5 Strategies Your Sourcing Process Needs to Find Top Talent

By Chris Murdock

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There are more positions than there are candidates as of now, there's a job for every unemployed person in the U.S. That's great! How do recruiters and sourcers find the top candidate for open positions with more people starting to look for jobs and the current market being run by candidates?

By getting outside the box and finding different ways to reach people! Here are five ways for you to source differently.

Social Sourcing…Not Just LinkedIn

We all know having a stellar LinkedIn profile is one way of getting noticed as a professional and could potentially land you your next dream job. But what about all of the other forms of social media?

Social media isn’t just a place where you can knock candidates out, it’s a place for you to get a feel for who’s out there and could be where you find your next rockstar employee. 94% of businesses use sourcing to not only see why a candidate isn’t right for a position but to find candidates for openings. From that 94%, 73% have actually hired someone from a social network. Picking up the phone and calling people is a great way to set yourself apart, but we’ll talk more about that later.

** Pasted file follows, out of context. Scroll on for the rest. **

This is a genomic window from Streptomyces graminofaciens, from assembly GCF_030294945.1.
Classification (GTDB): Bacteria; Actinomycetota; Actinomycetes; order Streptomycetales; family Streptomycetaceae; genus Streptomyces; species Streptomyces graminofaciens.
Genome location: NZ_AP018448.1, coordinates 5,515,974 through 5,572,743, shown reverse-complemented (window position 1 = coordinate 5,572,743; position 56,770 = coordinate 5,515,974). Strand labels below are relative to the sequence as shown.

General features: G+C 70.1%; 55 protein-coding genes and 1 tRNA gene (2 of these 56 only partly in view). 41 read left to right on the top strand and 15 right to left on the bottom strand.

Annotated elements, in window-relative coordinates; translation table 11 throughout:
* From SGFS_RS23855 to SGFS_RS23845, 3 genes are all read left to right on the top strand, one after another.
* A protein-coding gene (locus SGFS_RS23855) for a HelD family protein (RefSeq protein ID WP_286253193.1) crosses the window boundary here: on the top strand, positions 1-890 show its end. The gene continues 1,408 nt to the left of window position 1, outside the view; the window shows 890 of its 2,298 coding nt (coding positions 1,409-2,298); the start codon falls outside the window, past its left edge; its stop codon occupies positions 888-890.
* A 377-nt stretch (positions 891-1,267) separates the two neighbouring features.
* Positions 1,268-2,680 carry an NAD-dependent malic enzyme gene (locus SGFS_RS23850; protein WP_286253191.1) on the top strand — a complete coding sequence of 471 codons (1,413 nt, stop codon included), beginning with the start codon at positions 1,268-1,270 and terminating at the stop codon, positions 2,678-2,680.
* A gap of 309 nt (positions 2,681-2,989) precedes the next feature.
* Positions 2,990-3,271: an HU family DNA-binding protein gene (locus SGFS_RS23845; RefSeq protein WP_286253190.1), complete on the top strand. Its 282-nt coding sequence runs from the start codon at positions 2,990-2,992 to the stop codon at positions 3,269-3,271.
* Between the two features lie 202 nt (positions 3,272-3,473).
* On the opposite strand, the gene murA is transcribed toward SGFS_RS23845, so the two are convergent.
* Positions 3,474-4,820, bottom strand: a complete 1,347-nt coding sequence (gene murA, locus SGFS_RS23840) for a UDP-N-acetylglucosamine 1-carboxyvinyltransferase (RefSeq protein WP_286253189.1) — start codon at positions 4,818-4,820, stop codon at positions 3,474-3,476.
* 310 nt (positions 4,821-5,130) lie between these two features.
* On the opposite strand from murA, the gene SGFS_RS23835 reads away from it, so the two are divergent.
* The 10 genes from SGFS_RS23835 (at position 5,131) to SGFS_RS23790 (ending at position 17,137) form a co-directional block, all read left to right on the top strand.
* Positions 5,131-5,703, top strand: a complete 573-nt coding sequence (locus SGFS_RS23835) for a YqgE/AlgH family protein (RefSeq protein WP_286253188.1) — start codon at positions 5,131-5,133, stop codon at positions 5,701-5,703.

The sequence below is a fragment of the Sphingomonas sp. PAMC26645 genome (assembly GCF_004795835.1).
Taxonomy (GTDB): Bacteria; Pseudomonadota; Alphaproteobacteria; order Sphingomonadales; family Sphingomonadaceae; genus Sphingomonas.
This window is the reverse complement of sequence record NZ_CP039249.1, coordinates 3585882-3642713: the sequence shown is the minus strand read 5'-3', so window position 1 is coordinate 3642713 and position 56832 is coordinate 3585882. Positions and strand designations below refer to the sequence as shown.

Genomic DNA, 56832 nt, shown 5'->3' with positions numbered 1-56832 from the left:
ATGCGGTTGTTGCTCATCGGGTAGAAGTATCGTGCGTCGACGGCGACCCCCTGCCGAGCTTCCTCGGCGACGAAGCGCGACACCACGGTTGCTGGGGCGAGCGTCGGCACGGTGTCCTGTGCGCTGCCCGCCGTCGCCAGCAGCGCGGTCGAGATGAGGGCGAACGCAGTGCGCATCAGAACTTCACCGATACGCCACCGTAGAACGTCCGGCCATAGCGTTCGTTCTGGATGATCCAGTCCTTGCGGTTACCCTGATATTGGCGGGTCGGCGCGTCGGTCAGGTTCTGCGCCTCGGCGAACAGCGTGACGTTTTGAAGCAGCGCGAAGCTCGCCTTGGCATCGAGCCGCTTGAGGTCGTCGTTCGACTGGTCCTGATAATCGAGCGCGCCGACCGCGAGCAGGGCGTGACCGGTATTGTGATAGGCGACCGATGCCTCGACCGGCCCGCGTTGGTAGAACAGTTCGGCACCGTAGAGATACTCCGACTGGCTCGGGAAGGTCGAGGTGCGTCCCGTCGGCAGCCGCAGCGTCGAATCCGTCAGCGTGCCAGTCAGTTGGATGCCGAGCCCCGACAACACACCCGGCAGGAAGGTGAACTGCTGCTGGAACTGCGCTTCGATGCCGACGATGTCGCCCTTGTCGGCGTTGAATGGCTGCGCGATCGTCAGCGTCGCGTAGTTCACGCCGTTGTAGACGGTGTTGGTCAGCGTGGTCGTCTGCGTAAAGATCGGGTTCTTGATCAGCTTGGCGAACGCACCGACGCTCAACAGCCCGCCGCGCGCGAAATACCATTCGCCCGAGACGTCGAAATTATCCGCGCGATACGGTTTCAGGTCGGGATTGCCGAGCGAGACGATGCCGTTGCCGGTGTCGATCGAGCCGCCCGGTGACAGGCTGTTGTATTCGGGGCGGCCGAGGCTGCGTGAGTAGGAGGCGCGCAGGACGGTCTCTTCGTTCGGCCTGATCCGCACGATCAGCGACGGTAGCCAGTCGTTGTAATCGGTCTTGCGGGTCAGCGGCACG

Bonus: Social job posts get 36% more application submissions when accompanied by a recruitment video telling more about the company!

These hires don’t just come from LinkedIn, there are other more unique places to find people. Facebook and Twitter are two of the three most popular places to find talent. LinkedIn being the third. Based on profiles, hashtags and likes or interests, you can find a niche community of candidates that are perfect for the position.

Unlike LinkedIn, most passive candidates use Facebook and Twitter after the workday ends. This gives you the perfect opportunity to show them what you have to offer and see what they have to offer you. A Facebook message or direct message on Twitter is less likely to get ignored than a generic email or call sent to multiple candidates.

Not only is it a great resource to find untapped talent, it’s also a great place to promote your company and the brand that comes with it. Companies with an integrated approach to talent management have a leg up on competition with an 87% higher chance to hire the best talent.

Promote Your Brand

You’re probably not going to walk into a grocery store that advertises expired milk and slow checkout lines. Similarly, candidates aren’t going to look at your application if you don’t sell the position and company.